Skin Deep by Antonia Lassa

Translated by Jacky Collins

I’m delighted to be today’s stop on the blogtour for Corylus Books’ first publication translated from Spanish – and Skin Deep is an absolute winner! At just 114 pages, it may be brief, but as crime novels go it’s not a quick read, for it has real depth. There is so much to savour in the characterisation, especially in the eccentric lawyer-investigator Pierre Larten, but also in the supporting characters who are fully realised from the Police Inspector to the accused man to the women in his life, one of whom turns up dead.

Have I convinced you yet? Let me tell you a bit about the story.

It begins, as most crime novels do, with a body. We’re in out-of-season Biarritz and Inspector Cannone is called to a holiday let, where the owner discovered the body of an elderly woman when she went to collect the keys. Cannone is mostly concerned with his teeth at the time – having a failed dental implant, so when an obvious suspect is identified from her phone, he is quick to bring him in without further ado, arresting him as he disembarked his boat.

Elizabeth Audiard, was an elderly Parisian millionairess, and had been having a relationship with a young man in his twenties from Arcachon, south of Bordeaux. It is immediately assumed that he is a gold-digger, a gigolo. But Émile Gassiat is no normal twenty-six-year-old…

He reacted to the police and their request to go with them to the police station without any surprise, ‘as if her were expecting us,’ thought Canonne, with a calmness and without any expression of emotion, that you rarely see in the innocent, who are usually quite bewildered. Those who are innocent are usually much more expressive, pulling faces, making gestures, indignant expressions complaining about how unjust their being taken into custody was.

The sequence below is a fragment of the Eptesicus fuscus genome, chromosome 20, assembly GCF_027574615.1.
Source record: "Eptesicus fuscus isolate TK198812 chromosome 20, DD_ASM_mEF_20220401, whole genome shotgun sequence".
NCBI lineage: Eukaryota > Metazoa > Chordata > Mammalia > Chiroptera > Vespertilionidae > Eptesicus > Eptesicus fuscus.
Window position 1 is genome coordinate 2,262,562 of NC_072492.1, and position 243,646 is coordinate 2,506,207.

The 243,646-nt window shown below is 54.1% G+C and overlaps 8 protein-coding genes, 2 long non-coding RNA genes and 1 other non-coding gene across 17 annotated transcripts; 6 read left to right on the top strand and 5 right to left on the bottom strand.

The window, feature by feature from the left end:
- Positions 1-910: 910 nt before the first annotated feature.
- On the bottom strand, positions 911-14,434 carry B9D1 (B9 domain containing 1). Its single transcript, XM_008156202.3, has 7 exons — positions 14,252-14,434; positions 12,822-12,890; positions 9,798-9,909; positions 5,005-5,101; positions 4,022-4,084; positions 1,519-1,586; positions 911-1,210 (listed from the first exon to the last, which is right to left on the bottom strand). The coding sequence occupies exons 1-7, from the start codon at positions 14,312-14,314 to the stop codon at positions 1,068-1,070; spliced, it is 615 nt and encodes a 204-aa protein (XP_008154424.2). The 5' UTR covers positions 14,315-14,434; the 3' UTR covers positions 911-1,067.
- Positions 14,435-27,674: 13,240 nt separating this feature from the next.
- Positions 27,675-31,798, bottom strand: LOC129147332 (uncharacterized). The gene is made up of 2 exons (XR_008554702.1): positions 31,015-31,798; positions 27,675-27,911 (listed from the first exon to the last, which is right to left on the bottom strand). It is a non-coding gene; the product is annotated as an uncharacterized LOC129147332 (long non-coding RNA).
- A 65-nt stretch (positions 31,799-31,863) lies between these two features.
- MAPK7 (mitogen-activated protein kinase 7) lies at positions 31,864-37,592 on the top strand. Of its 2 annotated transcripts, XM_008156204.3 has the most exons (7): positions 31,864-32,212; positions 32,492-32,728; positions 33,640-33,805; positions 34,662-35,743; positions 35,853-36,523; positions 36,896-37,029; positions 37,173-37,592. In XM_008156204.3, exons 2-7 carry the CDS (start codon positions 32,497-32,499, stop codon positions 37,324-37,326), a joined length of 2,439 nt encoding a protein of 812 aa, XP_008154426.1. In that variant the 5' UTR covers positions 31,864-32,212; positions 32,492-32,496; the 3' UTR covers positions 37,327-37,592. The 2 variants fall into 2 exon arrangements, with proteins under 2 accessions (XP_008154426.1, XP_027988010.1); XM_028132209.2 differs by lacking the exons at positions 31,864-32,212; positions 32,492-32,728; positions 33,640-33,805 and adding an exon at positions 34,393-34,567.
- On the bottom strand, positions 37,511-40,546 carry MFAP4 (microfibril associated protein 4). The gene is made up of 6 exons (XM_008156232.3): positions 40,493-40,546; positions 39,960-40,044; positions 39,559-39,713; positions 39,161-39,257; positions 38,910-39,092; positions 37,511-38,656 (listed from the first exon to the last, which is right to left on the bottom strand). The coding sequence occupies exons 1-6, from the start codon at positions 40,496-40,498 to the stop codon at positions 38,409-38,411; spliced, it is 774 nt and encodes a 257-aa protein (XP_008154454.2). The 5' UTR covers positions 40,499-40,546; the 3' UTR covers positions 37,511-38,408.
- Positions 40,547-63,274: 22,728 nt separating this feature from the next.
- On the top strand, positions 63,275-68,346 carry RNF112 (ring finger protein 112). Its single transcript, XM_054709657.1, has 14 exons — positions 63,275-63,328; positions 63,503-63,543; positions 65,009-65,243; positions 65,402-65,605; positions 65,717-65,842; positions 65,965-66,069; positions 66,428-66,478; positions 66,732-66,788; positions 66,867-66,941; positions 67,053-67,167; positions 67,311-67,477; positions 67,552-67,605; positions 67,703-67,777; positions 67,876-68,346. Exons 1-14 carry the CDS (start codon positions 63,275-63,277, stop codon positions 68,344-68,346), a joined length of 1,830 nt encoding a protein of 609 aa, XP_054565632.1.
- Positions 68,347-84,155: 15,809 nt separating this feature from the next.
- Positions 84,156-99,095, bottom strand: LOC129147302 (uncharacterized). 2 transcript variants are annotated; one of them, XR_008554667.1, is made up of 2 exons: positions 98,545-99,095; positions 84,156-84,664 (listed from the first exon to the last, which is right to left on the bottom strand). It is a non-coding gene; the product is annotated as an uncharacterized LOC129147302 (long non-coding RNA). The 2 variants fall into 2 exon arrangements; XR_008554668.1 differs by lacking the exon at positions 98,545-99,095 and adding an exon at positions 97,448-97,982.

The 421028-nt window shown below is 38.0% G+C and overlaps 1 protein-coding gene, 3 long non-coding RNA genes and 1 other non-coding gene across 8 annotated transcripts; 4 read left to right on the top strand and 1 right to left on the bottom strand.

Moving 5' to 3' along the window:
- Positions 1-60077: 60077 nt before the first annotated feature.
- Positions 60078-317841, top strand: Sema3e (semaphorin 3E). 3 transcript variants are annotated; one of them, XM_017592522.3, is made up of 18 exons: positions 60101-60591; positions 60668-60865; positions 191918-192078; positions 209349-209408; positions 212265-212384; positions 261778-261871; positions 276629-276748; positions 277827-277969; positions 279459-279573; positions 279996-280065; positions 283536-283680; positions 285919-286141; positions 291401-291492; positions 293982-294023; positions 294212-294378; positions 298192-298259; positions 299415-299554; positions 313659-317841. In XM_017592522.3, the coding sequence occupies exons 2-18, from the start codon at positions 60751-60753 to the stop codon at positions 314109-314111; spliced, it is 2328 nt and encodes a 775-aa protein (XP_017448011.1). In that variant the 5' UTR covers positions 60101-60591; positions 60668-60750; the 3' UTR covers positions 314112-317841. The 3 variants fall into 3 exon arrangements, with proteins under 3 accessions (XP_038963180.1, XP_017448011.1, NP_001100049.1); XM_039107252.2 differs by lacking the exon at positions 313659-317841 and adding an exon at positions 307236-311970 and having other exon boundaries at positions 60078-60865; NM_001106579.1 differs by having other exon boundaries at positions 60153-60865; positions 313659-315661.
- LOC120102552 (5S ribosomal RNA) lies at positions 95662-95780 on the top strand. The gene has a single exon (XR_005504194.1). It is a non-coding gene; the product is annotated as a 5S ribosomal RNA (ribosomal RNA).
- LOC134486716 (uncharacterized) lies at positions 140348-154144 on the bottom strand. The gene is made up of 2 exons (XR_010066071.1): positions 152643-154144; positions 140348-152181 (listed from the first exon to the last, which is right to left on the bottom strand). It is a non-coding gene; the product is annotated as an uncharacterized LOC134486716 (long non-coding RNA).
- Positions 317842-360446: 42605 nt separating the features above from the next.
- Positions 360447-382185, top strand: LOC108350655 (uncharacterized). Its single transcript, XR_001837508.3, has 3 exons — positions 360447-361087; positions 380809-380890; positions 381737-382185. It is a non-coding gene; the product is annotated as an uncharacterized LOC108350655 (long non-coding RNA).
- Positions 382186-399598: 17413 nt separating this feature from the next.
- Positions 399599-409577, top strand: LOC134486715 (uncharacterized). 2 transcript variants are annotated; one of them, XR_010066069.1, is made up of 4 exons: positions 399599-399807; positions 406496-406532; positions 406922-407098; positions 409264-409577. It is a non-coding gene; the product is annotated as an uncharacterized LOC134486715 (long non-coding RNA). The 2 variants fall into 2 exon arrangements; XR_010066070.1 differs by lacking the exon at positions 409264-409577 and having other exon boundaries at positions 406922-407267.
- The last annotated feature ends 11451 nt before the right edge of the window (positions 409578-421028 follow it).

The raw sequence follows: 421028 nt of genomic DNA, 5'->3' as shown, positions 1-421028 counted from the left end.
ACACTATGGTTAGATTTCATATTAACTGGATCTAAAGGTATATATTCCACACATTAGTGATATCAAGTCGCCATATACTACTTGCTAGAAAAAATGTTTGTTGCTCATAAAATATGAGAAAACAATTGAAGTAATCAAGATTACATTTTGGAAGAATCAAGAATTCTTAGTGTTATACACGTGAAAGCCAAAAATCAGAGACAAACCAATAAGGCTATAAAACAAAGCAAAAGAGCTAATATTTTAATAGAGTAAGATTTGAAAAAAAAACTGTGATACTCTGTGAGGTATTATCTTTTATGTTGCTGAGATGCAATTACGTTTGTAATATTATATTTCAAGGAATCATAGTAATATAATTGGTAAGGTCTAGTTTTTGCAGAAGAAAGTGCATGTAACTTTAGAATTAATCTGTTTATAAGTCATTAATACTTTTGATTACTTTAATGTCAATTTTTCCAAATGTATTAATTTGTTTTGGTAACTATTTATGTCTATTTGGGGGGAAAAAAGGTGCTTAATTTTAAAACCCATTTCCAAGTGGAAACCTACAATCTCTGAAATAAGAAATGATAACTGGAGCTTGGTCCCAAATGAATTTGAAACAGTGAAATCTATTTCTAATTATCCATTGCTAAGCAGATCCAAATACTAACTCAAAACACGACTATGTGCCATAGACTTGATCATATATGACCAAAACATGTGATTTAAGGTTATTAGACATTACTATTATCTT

Émile’s case isn’t made any easier by the fact he has a piano worth 40k, that he uses an assumed name, and that some of his drawings bear a possible resemblance to the markings burned onto the corpse’s legs (post mortem).

But he has other friends. A woman called Irène Durourdier, another rich eighty-year-old and occasional lover, hires him a lawyer. Enter Pierre Larten. Irène tells him why she picked him:

‘I want someone who looks at him and his life choices, obviously with respect, but also naturally, that is, without being surprised. What is accepted as natural stops surprising us. And I think that you, Larten, are the best person to understand what I a proposing here, because you’ll surely have wanted that kind of openness for yourself as well.’

Larten is indeed a good match, a Parisian lawyer-detective with a very individual personal style, nothing phases him. You feel confident that he’ll solve the case to the satisfaction of his employer, Madame Duroudier – who is as shrewd as they come. The solution is interesting, and it is Larten’s dogged detective work that uncovers what really happened.

Larten is an amazing character whom I’d love to see more of, with his mobile office (and wine cellar) in an RV. The moment he entered the novella, he lit the pages up, striking a different image to more usual crime investigators. I feel in this first encounter with him in English, we’ve only just started to get to know him.

Lassa was born in Paris but writes in Spanish; she’s a wine expert and writer and has obviously extended that to Larten. Her biog suggests she’s written more about him, so let’s hope Jacky Collins will translate some more soon.

As I said at the top, this novella is a winner. I loved it. You can see what the others on the blog tour think too.

Source: Review copy – thank you to Corylus Books!

BUY at Blackwell’s via my affiliate link (free UK P&P)

6 thoughts on “Skin Deep by Antonia Lassa

  1. Calmgrove says:

    You make an excellent case for this, Annabel – I do like rich, credible characterisations in the crime fiction I choose to read!

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